Sometimes, whether it’s a puzzle or a new approach, examples can help shortcut the learning effort, so let’s work through a few of the approaches you can take to solve this puzzle.

The Winning Approach?

To Fix the DBADM Twists

In each of the following scenarios, the database is at the DB2 9.7 version level, the user, locksmith, is a new user and currently does not hold any of: DBADM, DATAACCESS or ACCESSCTRL. So, we are starting with a clean slate for each example just to demonstrate how the grant syntax can be constructed.

$> db2 "grant DBADM without DATAACCESS on database to user locksmith"

The result of this grant is that user Locksmith will have DBADM authority AND ACCESSCTRL authority. In addition to performing DBADM tasks, Locksmith will be able to grant and revoke privileges and non-administrative authorities. However, locksmith will not be snooping through user data with only these grants in place.

Here’s a bonus round for extra points. There is a little side twist on this grant that might surprise you.

$> db2 "grant DBADM with DATAACCESS on database to user locksmith"

The result of this grant is that user Locksmith will have DBADM, DATAACCESS AND ACCESSCTRL authority. Locksmith will get all three authorities from this grant.

Did you expect this?

The same holds true for ACCESSCTRL.

$> db2 "grant DBADM without ACCESSCTRL on database to user locksmith"

The result of this grant is that user Locksmith will have DBADM AND DATAACCESS authority, but will not have ACCESSCTRL.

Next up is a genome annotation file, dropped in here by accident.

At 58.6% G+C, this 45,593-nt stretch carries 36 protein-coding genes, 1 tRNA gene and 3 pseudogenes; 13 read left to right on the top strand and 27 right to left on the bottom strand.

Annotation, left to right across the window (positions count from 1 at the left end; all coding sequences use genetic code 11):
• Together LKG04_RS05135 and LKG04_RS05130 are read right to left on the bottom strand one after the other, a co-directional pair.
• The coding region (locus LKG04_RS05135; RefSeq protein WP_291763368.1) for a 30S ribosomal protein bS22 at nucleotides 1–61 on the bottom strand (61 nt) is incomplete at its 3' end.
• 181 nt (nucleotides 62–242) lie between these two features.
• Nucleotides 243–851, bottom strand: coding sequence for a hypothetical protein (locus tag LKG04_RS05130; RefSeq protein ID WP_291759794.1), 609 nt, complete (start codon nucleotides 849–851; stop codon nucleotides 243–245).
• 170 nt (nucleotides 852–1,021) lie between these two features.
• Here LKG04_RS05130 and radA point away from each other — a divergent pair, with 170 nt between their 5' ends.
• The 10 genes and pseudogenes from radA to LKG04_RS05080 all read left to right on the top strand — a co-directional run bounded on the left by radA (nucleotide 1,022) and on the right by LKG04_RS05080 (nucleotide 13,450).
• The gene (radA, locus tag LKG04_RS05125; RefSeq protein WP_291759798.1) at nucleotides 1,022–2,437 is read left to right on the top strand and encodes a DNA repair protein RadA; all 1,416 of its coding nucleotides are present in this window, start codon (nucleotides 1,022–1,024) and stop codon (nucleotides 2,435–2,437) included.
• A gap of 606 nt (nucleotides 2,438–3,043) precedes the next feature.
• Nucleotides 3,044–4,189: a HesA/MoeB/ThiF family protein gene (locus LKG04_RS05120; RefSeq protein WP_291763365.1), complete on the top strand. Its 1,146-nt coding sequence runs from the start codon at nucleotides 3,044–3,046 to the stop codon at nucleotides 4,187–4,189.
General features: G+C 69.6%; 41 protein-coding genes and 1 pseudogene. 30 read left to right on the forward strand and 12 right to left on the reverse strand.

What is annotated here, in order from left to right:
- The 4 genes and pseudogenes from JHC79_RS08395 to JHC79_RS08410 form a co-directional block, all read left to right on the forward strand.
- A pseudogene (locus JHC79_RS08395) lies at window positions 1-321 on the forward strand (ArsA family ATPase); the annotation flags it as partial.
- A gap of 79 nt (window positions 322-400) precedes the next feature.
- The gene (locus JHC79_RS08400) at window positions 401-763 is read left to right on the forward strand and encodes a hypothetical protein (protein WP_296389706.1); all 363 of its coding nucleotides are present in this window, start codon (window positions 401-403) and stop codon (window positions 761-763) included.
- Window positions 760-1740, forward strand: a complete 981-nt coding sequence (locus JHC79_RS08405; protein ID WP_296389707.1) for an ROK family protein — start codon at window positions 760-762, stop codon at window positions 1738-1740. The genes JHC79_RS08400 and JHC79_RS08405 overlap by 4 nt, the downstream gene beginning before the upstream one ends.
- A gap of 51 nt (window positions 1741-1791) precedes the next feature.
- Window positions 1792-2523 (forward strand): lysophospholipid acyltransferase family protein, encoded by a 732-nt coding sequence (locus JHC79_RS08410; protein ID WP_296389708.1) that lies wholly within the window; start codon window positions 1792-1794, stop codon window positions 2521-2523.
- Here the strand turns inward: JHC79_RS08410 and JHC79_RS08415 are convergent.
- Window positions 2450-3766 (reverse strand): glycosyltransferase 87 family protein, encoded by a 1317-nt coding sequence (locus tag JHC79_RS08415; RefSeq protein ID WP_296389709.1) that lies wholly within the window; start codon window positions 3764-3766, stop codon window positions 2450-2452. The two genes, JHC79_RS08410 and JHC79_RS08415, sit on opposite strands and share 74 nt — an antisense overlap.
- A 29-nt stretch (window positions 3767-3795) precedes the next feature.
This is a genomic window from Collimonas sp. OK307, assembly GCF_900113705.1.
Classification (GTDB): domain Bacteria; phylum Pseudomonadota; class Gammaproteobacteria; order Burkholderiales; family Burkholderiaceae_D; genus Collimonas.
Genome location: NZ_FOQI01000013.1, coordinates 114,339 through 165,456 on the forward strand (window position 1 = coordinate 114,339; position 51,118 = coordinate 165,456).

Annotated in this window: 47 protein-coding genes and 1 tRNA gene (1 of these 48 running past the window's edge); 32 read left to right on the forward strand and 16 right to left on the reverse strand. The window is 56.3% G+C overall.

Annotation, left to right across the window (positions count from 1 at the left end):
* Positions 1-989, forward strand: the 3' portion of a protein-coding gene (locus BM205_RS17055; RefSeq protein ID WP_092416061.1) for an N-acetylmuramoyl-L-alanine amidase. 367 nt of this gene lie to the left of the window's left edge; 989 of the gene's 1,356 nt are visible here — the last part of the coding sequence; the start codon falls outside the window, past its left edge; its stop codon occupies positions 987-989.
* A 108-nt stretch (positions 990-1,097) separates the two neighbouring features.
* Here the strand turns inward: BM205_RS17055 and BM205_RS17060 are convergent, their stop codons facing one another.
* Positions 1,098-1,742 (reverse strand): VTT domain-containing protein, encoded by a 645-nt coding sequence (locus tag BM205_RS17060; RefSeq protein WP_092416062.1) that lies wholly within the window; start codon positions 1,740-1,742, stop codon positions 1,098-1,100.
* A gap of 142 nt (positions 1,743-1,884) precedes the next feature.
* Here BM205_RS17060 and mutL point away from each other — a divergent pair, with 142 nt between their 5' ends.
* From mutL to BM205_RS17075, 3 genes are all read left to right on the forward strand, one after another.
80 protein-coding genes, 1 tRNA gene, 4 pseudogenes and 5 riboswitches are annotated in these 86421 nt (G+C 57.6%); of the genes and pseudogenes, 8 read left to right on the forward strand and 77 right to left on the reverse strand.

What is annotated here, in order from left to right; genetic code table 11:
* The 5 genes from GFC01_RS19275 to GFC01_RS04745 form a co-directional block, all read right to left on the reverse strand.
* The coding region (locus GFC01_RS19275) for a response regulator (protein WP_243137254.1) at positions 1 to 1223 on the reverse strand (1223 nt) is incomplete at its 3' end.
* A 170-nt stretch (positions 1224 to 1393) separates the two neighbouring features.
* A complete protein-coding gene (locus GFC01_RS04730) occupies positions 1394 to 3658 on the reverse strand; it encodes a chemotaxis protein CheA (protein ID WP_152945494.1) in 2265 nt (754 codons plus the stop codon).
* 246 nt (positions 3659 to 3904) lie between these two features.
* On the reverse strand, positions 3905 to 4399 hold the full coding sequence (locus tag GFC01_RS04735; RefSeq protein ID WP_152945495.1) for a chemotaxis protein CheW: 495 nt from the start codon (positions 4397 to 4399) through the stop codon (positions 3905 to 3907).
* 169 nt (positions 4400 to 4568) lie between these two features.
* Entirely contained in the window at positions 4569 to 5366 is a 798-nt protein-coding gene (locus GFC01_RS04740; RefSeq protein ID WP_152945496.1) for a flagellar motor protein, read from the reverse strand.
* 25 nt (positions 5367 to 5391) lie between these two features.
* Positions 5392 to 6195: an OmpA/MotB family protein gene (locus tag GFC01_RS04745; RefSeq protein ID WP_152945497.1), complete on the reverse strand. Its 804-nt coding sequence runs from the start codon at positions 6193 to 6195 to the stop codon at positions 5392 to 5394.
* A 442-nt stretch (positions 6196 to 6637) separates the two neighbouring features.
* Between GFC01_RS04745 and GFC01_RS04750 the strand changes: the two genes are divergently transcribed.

$> db2 "grant DBADM with ACCESSCTRL on database to user locksmith"

Here again, we end up with all three authorities being granted: DBADM, ACCESSCTRL and DATAACCESS.

The winning syntax combination that grants DBADM without also granting ACCESSCTRL or DATAACCESS is:

$> db2 "grant DBADM WITHOUT ACCESSCTRL WITHOUT DATAACCESS on database to user locksmith"

There is one final twist to this new game. Since ACCESSCTRL and DATAACCESS are separate authorities, they can be appropriately granted to others (even users who aren’t DBAs), in keeping with a specific job function and without having to over-escalate privileges.

AND the Winners Are?

In the final puzzle tally, when high level database authorities are appropriately granted, the security tenant of “Least Privilege” is upheld; “Security in Depth” defenses are enhanced; and all the colors of DBADM are back in their proper places.

Please join me in congratulating today’s overall First Place Winner – You.

» See All Articles by Columnist Rebecca Bond